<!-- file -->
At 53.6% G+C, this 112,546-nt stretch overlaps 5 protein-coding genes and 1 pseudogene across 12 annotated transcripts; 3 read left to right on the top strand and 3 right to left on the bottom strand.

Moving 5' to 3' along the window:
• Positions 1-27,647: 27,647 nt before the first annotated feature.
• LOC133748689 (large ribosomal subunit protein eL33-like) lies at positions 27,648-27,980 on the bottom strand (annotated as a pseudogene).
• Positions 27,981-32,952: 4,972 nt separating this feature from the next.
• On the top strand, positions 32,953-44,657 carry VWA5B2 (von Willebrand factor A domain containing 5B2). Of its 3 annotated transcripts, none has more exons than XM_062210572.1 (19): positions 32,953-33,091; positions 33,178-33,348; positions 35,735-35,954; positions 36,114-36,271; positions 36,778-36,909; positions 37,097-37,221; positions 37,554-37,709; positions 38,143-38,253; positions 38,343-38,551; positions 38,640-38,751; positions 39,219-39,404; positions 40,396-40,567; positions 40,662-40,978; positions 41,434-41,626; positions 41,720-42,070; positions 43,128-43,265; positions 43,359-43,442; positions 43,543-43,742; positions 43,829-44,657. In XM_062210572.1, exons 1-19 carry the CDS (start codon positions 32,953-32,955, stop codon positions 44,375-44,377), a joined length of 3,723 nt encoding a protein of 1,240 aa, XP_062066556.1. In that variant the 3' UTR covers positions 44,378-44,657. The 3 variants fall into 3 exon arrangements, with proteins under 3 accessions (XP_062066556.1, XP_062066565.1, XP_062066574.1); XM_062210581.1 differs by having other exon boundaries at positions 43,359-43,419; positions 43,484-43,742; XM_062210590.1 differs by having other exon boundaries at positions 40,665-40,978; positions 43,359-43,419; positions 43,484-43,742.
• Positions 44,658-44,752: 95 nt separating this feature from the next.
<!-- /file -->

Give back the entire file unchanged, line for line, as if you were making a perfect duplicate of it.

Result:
At 53.6% G+C, this 112,546-nt stretch overlaps 5 protein-coding genes and 1 pseudogene across 12 annotated transcripts; 3 read left to right on the top strand and 3 right to left on the bottom strand.

Moving 5' to 3' along the window:
• Positions 1-27,647: 27,647 nt before the first annotated feature.
• LOC133748689 (large ribosomal subunit protein eL33-like) lies at positions 27,648-27,980 on the bottom strand (annotated as a pseudogene).
• Positions 27,981-32,952: 4,972 nt separating this feature from the next.
• On the top strand, positions 32,953-44,657 carry VWA5B2 (von Willebrand factor A domain containing 5B2). Of its 3 annotated transcripts, none has more exons than XM_062210572.1 (19): positions 32,953-33,091; positions 33,178-33,348; positions 35,735-35,954; positions 36,114-36,271; positions 36,778-36,909; positions 37,097-37,221; positions 37,554-37,709; positions 38,143-38,253; positions 38,343-38,551; positions 38,640-38,751; positions 39,219-39,404; positions 40,396-40,567; positions 40,662-40,978; positions 41,434-41,626; positions 41,720-42,070; positions 43,128-43,265; positions 43,359-43,442; positions 43,543-43,742; positions 43,829-44,657. In XM_062210572.1, exons 1-19 carry the CDS (start codon positions 32,953-32,955, stop codon positions 44,375-44,377), a joined length of 3,723 nt encoding a protein of 1,240 aa, XP_062066556.1. In that variant the 3' UTR covers positions 44,378-44,657. The 3 variants fall into 3 exon arrangements, with proteins under 3 accessions (XP_062066556.1, XP_062066565.1, XP_062066574.1); XM_062210581.1 differs by having other exon boundaries at positions 43,359-43,419; positions 43,484-43,742; XM_062210590.1 differs by having other exon boundaries at positions 40,665-40,978; positions 43,359-43,419; positions 43,484-43,742.
• Positions 44,658-44,752: 95 nt separating this feature from the next.